TGOC 2012 Day One – The North Morar Ridge (And so it begins)

Fri 11th May 2012 – Day 1 (Morar to Dubh Loch -North Morar Ridge)


We got up, got ready, and had a very nice breakfast.

The weather was looking good, and the forecast even better.

We needed 2 days ok weather for the ridge, and for the first time since 2008 (I wasn’t on that year), it appeared as if we might get it.

We paid for the B&B, and at about 8.15 (ish) headed round to the hotel to be greeted by a few folk and ANDY!

Who was asking if we might add something to trip adviser for him.

I think there is little doubt that Al will add something.

We chatted with a few folk we met, and signed the book.

I popped a parcel of the stuff I had worn up into the post box (I remembered last years fiasco, and had it already post paid ).
No more waiting at a post office for me.
Just as well, I am not sure that there is one in Morar.

So I got the poles out ready to go.

Pole Interlude ……………………

Remember the pole lubrication issue from an earlier blog?
I will expand.
At a point in my innocent but stupid past, I had liberally lubricated my locked Pacer Poles with
……….WD 40…………


I had since then had them apart, degreased them, cleaned them left them apart,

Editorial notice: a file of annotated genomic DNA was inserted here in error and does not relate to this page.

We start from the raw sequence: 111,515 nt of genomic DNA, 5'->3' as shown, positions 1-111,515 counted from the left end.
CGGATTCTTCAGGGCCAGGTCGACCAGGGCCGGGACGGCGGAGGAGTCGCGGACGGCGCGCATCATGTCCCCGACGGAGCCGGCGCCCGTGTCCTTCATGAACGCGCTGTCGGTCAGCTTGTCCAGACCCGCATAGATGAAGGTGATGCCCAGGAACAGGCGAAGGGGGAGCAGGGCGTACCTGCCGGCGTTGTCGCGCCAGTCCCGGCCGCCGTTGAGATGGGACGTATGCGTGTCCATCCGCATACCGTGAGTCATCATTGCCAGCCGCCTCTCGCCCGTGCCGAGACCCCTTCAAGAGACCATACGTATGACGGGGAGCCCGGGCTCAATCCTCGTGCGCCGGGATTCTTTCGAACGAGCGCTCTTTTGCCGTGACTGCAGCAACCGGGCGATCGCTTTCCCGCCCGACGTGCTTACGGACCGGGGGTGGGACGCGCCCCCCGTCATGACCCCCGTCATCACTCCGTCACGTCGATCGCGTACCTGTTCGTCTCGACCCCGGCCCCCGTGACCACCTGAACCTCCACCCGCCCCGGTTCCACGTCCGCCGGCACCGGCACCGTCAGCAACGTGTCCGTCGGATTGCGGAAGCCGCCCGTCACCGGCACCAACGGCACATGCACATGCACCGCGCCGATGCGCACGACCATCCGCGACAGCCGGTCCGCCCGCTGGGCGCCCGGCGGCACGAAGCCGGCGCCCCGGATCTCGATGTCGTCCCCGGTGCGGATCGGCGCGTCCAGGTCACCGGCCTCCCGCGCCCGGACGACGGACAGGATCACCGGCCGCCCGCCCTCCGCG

used water  and,   left them apart some more, and they had been fine at last.

Until NOW

Would they lock?
Would they £uck!

More cleaning, more faffing more cleaning.

Bollocks, Bollocks, Bollocks and Treble Bollocks.

I can of course walk without poles

I cannot hold my tent/tarp up without them.


Eventually Micropore on the inside mechanism works.
They are up, and the bloody things are staying up.

Back to the story.

We head off to the beach to dip our toes in the water.
As we passed the station I turned to the boys.

“OK Chaps. Last chance to get the train away from here!”

There were no takers and we turn down to the beach.

I lose my footing one of the wet slippery steps down to the beach, and crash to the ground.

Accident prone? MOI?